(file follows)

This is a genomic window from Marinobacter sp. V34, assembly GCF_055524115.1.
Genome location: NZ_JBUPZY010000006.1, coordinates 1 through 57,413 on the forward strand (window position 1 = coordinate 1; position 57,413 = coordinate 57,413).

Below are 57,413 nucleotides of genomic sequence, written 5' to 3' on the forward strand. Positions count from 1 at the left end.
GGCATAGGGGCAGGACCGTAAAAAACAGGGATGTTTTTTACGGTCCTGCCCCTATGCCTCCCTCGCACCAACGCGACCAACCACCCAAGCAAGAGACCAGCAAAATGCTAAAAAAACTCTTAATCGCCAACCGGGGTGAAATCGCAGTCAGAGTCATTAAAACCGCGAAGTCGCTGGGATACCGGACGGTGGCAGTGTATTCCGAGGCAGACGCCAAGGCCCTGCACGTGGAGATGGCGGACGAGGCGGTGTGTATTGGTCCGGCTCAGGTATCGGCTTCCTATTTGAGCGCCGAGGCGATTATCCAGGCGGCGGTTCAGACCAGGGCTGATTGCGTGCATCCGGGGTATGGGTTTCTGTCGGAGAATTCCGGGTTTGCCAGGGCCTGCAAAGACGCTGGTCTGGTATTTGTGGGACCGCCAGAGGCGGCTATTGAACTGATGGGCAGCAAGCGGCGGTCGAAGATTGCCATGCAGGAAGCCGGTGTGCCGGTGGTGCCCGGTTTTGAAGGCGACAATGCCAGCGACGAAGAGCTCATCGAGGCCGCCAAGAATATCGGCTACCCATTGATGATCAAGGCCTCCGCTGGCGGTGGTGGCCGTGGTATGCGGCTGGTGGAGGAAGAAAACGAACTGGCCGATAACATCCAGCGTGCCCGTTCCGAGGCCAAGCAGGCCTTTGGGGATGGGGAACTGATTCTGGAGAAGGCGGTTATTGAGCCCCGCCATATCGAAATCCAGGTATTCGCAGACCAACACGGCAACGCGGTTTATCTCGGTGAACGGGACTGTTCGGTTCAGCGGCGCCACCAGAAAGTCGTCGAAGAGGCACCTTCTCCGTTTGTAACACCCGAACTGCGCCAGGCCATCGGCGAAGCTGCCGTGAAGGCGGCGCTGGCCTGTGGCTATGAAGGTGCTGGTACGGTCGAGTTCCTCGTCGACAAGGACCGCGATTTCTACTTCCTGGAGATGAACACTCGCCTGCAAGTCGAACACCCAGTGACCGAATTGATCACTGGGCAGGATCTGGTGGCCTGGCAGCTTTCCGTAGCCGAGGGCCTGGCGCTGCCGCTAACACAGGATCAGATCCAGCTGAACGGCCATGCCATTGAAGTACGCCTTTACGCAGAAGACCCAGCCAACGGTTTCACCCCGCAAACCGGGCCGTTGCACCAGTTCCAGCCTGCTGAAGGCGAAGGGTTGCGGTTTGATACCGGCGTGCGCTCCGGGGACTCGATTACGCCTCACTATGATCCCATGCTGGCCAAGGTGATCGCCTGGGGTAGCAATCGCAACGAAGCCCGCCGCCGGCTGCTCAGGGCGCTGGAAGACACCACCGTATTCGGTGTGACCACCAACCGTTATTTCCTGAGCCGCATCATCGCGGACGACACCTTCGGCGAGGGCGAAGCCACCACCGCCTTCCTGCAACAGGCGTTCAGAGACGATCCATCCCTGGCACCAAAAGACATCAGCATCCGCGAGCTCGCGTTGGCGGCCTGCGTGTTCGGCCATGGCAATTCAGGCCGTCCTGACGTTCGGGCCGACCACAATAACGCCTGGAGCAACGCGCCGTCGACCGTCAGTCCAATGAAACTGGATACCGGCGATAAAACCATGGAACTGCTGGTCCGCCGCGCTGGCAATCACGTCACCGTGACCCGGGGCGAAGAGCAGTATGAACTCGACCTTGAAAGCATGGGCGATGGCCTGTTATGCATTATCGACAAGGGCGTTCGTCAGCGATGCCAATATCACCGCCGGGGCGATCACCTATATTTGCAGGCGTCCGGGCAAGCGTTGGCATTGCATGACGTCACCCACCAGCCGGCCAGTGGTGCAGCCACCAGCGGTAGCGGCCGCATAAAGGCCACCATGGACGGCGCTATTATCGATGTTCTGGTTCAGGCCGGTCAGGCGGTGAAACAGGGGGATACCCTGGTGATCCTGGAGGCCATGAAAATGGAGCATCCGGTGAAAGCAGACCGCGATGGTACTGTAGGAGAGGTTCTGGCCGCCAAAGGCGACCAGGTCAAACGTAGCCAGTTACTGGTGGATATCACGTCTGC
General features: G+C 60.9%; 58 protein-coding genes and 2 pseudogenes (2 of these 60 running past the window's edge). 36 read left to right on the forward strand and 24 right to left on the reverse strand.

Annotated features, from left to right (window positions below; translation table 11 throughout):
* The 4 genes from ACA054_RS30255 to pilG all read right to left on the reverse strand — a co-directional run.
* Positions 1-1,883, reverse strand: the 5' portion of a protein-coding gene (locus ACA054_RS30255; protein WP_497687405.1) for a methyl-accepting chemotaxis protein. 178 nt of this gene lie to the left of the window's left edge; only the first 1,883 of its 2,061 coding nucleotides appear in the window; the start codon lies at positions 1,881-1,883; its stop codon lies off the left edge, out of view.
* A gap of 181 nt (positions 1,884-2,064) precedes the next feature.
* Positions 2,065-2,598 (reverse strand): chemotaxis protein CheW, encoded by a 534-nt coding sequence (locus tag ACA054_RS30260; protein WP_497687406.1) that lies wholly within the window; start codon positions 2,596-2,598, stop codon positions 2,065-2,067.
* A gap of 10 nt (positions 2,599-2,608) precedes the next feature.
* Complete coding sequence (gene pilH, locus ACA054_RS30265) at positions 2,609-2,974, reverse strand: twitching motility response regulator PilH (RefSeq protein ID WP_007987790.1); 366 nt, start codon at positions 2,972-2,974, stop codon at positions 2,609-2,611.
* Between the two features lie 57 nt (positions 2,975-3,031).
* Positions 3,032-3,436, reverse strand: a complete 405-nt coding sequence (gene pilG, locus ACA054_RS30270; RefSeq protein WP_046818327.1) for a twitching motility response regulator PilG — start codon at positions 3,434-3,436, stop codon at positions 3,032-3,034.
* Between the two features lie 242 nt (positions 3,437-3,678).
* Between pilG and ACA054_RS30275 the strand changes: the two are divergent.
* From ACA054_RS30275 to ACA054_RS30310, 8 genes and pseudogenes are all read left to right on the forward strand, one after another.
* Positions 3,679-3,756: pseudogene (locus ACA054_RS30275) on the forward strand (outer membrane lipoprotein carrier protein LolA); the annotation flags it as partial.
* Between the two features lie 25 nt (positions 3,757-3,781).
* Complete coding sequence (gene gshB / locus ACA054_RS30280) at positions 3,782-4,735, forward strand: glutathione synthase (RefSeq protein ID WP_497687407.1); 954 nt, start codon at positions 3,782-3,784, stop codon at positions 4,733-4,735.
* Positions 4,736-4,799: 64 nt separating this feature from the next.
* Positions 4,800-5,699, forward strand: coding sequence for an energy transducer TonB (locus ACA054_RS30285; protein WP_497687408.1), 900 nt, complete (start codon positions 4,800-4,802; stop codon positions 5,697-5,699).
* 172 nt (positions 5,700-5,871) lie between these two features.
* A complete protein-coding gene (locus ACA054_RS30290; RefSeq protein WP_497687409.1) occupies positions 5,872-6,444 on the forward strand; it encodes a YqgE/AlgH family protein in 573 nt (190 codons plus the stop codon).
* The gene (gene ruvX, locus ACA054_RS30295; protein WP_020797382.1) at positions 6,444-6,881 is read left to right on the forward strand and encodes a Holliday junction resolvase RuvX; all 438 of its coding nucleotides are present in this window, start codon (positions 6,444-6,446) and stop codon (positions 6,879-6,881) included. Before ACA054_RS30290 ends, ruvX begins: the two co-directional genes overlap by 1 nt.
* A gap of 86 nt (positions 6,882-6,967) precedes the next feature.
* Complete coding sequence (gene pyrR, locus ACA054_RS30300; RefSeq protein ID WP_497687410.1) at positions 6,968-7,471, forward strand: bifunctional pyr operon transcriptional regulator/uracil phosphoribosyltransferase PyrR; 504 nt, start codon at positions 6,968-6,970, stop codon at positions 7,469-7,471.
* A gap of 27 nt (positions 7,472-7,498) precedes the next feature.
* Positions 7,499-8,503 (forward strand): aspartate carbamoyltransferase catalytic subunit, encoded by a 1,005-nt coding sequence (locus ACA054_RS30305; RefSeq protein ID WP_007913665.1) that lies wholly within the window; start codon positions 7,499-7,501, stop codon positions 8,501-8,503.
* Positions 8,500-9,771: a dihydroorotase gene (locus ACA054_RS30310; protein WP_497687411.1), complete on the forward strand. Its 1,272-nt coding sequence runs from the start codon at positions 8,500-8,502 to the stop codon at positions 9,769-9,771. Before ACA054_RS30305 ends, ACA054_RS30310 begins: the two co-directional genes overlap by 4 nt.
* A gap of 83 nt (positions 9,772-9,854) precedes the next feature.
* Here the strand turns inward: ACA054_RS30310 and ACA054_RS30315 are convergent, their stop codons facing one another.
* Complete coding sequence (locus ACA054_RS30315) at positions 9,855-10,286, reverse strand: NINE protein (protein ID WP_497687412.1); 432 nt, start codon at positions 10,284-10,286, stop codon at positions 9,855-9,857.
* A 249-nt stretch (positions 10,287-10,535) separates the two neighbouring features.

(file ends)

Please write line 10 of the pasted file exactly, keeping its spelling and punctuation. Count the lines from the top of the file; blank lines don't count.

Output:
* Positions 2,065-2,598 (reverse strand): chemotaxis protein CheW, encoded by a 534-nt coding sequence (locus tag ACA054_RS30260; protein WP_497687406.1) that lies wholly within the window; start codon positions 2,596-2,598, stop codon positions 2,065-2,067.